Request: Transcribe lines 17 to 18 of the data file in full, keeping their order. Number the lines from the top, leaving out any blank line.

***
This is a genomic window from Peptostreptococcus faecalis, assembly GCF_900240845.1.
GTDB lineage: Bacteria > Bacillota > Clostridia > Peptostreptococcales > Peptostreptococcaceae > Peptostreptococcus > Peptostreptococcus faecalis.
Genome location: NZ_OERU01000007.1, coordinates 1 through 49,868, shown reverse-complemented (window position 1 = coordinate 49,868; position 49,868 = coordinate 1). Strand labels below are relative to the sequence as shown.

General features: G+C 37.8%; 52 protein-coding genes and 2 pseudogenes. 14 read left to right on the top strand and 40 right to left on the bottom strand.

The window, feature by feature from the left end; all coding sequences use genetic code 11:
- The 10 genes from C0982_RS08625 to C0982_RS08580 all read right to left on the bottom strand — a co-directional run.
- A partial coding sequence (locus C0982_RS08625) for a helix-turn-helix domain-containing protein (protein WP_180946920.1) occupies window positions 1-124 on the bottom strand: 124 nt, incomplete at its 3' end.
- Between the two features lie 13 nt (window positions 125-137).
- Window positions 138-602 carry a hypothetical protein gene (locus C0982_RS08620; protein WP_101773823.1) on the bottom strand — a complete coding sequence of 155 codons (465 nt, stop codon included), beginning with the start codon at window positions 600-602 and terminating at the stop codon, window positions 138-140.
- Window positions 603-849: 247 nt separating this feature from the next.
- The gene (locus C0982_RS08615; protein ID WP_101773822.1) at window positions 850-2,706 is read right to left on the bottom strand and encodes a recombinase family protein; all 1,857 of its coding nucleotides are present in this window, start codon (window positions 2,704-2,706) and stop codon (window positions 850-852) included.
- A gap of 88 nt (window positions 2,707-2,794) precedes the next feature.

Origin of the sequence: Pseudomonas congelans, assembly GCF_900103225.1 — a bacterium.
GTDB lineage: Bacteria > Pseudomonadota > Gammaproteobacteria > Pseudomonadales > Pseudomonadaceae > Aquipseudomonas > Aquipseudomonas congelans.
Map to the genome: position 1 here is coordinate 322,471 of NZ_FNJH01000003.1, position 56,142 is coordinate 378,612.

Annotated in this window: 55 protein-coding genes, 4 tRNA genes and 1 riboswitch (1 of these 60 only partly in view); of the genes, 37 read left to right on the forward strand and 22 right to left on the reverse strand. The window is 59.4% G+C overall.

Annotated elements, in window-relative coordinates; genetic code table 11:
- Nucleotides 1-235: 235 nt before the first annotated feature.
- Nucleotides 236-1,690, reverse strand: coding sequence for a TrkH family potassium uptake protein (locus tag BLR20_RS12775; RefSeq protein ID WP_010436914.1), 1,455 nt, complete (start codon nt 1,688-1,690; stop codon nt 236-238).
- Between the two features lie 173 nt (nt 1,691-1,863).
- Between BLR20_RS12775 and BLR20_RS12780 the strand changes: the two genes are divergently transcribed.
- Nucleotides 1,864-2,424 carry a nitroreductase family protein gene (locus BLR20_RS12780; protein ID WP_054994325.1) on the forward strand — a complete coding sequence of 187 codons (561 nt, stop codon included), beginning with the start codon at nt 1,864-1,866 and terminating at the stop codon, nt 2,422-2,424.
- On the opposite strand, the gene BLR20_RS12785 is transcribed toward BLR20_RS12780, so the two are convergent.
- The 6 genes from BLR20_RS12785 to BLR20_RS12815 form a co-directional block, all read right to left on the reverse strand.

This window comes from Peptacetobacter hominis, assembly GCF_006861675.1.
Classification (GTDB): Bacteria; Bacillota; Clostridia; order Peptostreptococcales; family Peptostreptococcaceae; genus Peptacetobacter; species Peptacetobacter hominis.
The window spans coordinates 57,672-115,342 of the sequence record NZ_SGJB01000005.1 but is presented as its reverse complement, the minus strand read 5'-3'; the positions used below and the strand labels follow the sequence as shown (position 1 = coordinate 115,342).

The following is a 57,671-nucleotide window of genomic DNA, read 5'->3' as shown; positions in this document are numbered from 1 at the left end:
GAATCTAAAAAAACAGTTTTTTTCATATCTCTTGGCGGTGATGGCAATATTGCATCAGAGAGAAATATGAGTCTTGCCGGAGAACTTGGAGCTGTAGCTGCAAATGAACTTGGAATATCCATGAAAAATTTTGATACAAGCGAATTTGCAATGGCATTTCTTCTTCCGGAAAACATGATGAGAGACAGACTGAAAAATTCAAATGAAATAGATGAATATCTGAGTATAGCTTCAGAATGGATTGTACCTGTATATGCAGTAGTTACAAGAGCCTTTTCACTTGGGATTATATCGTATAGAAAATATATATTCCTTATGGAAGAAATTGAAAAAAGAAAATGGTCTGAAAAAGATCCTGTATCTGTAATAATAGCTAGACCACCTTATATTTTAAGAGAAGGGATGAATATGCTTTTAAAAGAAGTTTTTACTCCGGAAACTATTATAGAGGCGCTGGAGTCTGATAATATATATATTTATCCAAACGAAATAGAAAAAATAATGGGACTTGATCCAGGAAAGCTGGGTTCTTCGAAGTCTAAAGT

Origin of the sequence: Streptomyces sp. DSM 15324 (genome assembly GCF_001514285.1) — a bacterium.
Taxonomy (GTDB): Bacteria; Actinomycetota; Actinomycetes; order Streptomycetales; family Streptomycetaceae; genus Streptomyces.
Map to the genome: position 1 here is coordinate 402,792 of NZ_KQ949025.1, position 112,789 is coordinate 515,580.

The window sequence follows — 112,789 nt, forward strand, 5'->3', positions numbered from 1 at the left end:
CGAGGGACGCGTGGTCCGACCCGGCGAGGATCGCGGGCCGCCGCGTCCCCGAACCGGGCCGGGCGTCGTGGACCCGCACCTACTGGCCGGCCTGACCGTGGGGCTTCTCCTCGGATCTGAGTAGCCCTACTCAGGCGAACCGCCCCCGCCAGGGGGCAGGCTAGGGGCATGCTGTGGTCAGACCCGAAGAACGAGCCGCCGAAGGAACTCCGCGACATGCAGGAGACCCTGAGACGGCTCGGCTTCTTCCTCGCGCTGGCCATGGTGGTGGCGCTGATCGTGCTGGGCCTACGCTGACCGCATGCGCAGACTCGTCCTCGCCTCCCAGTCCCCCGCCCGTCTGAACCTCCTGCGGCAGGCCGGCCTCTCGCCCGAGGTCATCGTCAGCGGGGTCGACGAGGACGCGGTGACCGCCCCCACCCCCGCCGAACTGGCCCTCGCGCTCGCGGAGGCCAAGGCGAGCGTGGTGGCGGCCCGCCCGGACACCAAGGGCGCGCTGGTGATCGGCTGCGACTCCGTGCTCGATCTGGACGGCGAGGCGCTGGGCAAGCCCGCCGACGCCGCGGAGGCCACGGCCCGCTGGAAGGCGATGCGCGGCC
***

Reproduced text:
Annotated elements, in window-relative coordinates; genetic code table 11:
- Nucleotides 1-235: 235 nt before the first annotated feature.